Well, it’s been quite stretch here for us lately. Unexpected events, uncertain outcomes, things like safety—our personal safety, the safety of our meeting—on our minds and hearts. This experience has made real for me what a blessing and a luxury it is to feel safe: some people live with insecurity and fear every single day. I hope we will remember them and pray for their comfort and the healing of their lives as we pray for our own. These aren’t things we often think about in the gentle world of our Quaker meeting, but an event has made them real. It’s uncomfortable, and for a time we were inadvertently drawn into a totally new landscape—one I’m sure we won’t want to return to anytime soon.
Anytime we find ourselves at a new place in our lives–wanted or not—we feel better if we can turn to someone who has traveled that way before. Get advice about how to avoid the tricky spots and find the scenic route. Learn what to watch for and what to let go. Have that under-it-all sense that someone is watching out for us. Even though we’re in a new place, there’s someone there who has experience, who has the understanding, skills, and vision to lead the way. In other words, we need a shepherd.
I originally had the idea for this message a couple of weeks ago, before the excitement began. I had been thinking of the time—and I mentioned this once in a message long ago—when it suddenly dawned on me that that first line of the 23rd Psalm, “The Lord is my shepherd,” applied, in real time, to me, Katherine, the mother of then-young children, living in Columbus, Indiana.
“The Lord is my shepherd,” I thought with a kind of wonder and awe, looking out the second-story window at the orange sun setting on acres of growing corn. “My shepherd,” not just David’s shepherd, or my children’s shepherd, or the shepherd of the people of the Old Testament, but my shepherd, here, today. I wondered, can I let myself feel that watched over? Can I trust that there is One—even, as George Fox would say, Christ Jesus—who has come to teach me, lead me, protect me himself?
Not long ago on social media, people were sharing a sweet picture of a sheep on a remote hillside, looking straight into the camera, and the words off to the side said, “I’m the one he came looking for.” The idea of a shepherd’s purposeful and tender care, that he will leave the 99 who are safe and tucked in for the night, and go scouring the wild countryside, looking for the one who wandered away, tempted by ripe berries or caught in brambles along the creek. Each life has great value for this shepherd. Each is loved, cared for, found, and carried back to safety, no matter how far they have strayed from the herd, no matter what they’ve gotten into. Dark valley or not, lost or not, we are never outside the reach of God’s love. That’s good and comforting news.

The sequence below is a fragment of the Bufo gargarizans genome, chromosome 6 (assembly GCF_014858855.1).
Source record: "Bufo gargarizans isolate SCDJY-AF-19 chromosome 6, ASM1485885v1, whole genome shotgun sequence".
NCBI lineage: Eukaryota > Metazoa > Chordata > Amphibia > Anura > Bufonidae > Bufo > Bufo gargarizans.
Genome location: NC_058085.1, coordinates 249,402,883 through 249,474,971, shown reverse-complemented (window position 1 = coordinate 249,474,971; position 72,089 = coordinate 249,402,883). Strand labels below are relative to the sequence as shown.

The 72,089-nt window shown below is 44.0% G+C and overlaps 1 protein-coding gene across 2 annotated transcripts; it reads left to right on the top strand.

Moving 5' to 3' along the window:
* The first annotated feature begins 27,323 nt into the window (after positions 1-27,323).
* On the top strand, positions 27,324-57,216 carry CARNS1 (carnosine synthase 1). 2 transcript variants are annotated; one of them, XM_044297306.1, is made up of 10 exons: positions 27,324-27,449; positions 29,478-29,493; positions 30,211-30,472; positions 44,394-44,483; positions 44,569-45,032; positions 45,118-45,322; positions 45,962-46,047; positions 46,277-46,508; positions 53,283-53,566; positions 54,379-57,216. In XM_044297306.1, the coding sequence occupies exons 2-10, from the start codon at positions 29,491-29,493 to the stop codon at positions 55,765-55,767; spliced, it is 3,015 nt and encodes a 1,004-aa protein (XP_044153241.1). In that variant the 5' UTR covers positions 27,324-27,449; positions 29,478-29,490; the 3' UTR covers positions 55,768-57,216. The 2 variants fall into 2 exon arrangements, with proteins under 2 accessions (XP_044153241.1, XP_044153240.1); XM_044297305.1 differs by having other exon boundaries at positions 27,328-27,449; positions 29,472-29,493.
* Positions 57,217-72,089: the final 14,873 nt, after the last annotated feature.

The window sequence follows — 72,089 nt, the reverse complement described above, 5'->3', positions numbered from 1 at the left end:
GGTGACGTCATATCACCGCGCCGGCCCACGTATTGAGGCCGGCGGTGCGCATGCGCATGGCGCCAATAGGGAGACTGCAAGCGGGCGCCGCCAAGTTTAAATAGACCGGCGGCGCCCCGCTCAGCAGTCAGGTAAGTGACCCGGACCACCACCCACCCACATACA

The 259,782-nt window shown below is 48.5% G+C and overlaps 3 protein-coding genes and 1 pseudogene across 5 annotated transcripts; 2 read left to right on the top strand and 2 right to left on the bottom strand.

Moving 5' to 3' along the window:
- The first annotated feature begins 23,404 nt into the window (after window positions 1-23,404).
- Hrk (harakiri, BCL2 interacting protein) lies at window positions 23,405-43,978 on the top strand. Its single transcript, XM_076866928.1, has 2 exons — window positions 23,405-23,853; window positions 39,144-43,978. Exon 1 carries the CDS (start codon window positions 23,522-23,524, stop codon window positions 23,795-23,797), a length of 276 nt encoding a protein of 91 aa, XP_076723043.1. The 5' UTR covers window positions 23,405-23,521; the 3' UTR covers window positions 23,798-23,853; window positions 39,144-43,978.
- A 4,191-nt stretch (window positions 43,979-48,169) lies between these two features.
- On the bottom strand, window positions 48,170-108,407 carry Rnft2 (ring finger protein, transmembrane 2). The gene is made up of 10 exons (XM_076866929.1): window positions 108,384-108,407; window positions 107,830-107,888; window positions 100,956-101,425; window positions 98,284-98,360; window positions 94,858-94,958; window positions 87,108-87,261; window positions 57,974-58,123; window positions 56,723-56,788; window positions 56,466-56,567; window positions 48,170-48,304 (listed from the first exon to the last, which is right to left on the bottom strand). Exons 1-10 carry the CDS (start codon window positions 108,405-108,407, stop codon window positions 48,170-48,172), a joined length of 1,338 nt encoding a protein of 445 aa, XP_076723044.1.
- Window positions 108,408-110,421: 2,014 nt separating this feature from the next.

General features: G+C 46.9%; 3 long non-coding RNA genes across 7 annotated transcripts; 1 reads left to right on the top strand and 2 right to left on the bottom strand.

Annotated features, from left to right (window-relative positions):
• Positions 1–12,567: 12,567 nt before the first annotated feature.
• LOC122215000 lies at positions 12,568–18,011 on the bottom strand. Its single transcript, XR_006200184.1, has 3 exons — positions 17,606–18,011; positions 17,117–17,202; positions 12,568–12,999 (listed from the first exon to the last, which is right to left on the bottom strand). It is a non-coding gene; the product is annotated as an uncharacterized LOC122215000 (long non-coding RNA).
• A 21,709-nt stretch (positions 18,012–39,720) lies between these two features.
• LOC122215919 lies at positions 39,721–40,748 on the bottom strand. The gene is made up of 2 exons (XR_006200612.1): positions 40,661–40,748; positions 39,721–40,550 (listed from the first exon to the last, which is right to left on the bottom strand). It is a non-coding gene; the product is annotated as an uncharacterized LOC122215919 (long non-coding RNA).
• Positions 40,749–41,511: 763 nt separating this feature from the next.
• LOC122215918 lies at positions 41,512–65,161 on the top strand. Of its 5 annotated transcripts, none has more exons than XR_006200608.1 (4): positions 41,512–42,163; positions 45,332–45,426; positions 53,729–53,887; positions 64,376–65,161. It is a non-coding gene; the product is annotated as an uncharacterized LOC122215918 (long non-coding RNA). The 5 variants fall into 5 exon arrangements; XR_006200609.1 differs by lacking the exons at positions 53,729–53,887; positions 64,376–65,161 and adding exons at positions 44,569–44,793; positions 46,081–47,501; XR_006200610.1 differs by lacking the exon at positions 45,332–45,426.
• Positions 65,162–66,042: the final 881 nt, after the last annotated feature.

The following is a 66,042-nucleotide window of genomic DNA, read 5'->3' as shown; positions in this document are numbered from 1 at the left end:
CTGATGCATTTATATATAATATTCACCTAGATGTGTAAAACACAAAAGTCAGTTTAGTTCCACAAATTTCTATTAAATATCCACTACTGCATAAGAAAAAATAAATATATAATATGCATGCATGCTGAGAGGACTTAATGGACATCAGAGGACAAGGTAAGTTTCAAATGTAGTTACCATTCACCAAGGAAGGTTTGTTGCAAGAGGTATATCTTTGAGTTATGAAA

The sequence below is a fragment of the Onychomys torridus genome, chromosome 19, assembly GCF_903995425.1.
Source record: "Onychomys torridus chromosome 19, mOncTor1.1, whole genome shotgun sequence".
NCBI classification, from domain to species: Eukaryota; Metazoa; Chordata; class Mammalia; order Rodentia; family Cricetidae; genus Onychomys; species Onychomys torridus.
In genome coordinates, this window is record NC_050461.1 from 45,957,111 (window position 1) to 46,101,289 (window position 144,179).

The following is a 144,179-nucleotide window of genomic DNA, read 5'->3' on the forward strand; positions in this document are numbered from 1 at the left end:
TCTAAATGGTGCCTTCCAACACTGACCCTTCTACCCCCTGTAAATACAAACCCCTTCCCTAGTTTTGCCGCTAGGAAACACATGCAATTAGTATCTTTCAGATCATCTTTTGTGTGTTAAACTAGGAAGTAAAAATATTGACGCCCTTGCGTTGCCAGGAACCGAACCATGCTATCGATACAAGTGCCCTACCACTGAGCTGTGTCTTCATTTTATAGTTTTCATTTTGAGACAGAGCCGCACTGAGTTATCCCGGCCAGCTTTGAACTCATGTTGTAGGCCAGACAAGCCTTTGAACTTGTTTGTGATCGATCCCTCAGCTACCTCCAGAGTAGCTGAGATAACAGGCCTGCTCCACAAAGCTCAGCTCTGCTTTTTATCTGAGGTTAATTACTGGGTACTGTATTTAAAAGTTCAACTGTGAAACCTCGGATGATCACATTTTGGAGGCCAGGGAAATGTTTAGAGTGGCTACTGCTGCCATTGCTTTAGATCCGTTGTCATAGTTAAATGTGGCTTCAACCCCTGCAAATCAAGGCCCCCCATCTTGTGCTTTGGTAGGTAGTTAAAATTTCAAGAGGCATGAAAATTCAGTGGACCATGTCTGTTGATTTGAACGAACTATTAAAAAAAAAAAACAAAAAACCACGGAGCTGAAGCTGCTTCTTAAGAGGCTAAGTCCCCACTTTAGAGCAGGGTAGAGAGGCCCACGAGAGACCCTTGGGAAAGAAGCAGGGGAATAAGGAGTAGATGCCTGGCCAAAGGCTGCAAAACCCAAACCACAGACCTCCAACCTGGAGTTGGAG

Sometimes we’re the ones safe and secure and tucked in for the night. But sometimes we’re the one at risk–out alone, in unfamiliar territory, feeling small, vulnerable, and afraid. In both cases, we need a shepherd.
The story we heard from the book of John happens at a time when Jesus’ ministry is growing and his fame is spreading. He’s beginning to attract the attention of Pharisees and scribes. Crowds now flock to hear him; he has performed miraculous healings, and people from all over bring their sick and struggling, hoping to catch a glimpse or a hem of this great prophet who has mysteriously come from a town not so far away from their own.
So many people with so many questions and needs, drawn in hope, wondering, looking for someone who can help them. And present in the crowd is the other side too—cynical, power-hungry Pharisees and scribes and probably also resistant, educated, and devout men—all threatened by Jesus’ growing influence, wanting to catch him up in some kind of blasphemous teaching so they can challenge and maybe charge him and get him out of the public eye. And also, move him out of reach of their own hearts and souls, which could, if they let his ideas in, be changed.
Knowing this, Jesus makes a striking and beautiful promise to the people who have come in hope. “I am the good shepherd,” he says. “I know my own and they know me, just as the Father knows me and I know the Father.” He tells them there’s no limit to his dedication to them—he, the good shepherd, will lay down his life for his sheep.
This is no idle promise. Back in that time, shepherds were responsible for everything that happened to their sheep during their lifetimes. They would go to great lengths—even risking their personal safety—if a lamb’s life was in peril. Shepherds were there at birth, helping in the process; they carried newborn lambs close to their hearts to warm them in the frigid early spring. They sought out green pastures and found the best, calmest water sources. They led their flocks through cycles of feeding, roaming, and rest. And they were the sole protectors of flock gathered in for the night, finding safe spaces in the hollows of hillsides, resting lightly themselves so they could be on guard for wild animals that came to prey on the those in their care.
The promise Jesus made there wasn’t simply something he said to a certain crowd on a certain hillside on a certain day long ago. It is a promise that stretches across time and space, whispered to every heart beloved of God in every point around this globe.
As we sit here in our pews this morning, beginning to heal from our recent challenges: